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Wok Tools – Some wok sets come with a spatula and ladle made from cast iron or stainless steel. These are very useful, particularly the ladle.
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Wok – It is not surprising that the wok has become a universal favorite, for it is a remarkably versatile utensil. It conducts and retains heat evenly and, because of its shape, the food always returns to the center where the heat is most intense. This makes it ideally suited for stir-frying, braising, steaming, boiling and even for deep-frying.
Clever – To Western cooks, a cleaver can seem rather intimidating. In reality, cleavers are among the most useful pieces of equipment ever invented. The blade of a heavy cleaver is powerful enough to cut through bone. The flat of the broad blade is ideal for crushing garlic or ginger; it is not as dangerous as it looks, provided you handle it with care. Learn to regard it as just another kitchen knife, and you will be rewarded with a lot of fun and very satisfactory results.
Clay Pot – This earthenware cooking utensil must have preceded the cast iron pot by thousands of years. The pots are mostly glazed on the inside only, and they can be used on top of the stove.
Mortar and Pestle – Thai cooks prefer clay mortar and pestle, which is good for making spice pastes that contain large amounts of fresh spices, onion, herbs and garlic; also Thai favorite dish “Somtam” (papaya salad) will never happen without the mortar.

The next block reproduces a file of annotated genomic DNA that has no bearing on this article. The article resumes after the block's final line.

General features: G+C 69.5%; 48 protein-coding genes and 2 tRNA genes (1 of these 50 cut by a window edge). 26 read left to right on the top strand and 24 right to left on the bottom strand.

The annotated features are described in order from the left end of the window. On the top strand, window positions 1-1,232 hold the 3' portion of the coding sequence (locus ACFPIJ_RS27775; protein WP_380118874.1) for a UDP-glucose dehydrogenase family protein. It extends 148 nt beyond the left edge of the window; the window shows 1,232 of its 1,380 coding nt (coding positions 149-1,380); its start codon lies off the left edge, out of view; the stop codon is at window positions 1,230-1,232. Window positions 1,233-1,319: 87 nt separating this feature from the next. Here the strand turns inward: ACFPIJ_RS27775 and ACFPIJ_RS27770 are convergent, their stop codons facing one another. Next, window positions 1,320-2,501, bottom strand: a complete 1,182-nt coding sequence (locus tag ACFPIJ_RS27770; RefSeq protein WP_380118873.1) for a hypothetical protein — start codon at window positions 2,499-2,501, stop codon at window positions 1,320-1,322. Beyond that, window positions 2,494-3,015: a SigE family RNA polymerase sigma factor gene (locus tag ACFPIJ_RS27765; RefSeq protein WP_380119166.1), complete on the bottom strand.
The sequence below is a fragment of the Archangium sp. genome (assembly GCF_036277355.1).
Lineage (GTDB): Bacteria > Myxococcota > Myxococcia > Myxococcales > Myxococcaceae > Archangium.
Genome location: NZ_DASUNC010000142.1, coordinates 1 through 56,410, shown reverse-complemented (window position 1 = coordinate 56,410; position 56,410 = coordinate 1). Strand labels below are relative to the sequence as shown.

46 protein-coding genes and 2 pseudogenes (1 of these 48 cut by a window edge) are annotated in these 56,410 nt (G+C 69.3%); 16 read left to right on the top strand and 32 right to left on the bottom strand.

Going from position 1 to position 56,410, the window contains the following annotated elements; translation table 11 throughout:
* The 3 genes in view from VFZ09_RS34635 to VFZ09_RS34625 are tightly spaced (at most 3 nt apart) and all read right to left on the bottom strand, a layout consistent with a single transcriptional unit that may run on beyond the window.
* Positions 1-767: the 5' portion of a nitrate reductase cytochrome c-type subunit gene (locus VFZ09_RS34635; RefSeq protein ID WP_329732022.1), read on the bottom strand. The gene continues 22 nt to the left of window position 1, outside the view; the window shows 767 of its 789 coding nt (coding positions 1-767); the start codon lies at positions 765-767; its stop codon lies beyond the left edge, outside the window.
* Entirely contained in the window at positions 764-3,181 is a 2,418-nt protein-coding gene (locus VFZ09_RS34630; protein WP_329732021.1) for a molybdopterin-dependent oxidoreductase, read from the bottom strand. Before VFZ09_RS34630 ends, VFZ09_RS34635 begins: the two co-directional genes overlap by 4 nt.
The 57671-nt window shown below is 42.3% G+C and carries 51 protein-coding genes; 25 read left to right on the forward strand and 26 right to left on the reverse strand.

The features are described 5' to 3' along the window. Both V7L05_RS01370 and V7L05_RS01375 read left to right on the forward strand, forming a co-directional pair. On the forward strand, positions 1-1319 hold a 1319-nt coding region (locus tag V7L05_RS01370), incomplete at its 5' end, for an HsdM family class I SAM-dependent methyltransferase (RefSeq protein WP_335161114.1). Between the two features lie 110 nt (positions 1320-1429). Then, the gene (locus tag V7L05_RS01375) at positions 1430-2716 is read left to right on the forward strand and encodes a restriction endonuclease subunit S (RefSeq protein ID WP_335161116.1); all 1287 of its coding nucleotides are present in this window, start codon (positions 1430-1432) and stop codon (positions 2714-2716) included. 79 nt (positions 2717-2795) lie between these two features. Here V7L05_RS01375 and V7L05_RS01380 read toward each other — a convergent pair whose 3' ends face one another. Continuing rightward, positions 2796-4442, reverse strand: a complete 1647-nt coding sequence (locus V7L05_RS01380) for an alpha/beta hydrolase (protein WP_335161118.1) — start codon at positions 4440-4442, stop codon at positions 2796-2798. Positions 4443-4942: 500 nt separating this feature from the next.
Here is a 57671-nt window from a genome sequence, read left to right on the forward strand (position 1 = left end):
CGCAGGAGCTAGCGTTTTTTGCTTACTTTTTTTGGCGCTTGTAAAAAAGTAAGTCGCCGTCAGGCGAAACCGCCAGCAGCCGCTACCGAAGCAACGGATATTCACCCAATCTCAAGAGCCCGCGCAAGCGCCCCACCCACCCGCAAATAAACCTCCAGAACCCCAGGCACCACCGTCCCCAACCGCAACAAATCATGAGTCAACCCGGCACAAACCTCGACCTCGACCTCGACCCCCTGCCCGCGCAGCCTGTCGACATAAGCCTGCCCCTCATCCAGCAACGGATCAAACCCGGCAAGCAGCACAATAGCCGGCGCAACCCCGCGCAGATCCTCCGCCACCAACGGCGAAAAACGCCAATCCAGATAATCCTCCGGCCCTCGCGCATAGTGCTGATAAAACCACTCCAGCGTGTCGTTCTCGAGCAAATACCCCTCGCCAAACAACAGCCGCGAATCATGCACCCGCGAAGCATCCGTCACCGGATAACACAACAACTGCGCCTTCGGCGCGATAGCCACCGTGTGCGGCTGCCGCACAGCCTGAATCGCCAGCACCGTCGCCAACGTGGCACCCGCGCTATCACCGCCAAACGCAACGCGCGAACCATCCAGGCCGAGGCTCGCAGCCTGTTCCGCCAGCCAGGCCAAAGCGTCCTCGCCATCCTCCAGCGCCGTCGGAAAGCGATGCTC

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Strainer – Several types of strainer are available, but the two most useful are the perforated metal scoop or slotted spoon, and the coarse-mesh, wire skimmer, preferably with a long bamboo handle. Wire skimmers can retain strong flavors; do not use them with liquids based on fish or fish sauce.
Steamer – The traditional Thai steamer is made from bamboo and has a tight-fitting lid. Several sizes are available, and you can stack as many tires as you like over a wok of boiling water. The modern steamer is free standing and made of aluminium, but the food cooked in a metal steamer lacks the subtle fragrance that a bamboo steamer imparts.
Rice Cooker – Electric rice cookers work extremely well and are worth investing in if you cook a lot of rice. However, a good-sized, deep, heavy-based saucepan with a tight-fitting lid is just as suitable for this purpose.
Fire Pot – This is not unlike a fondue pot, in that it allows food to be cooked at the table. The design is different from that of a fondue, however, as it consists of a central funnel, which is filled with burning charcoal, surrounded by a moat in which hot stock is placed.

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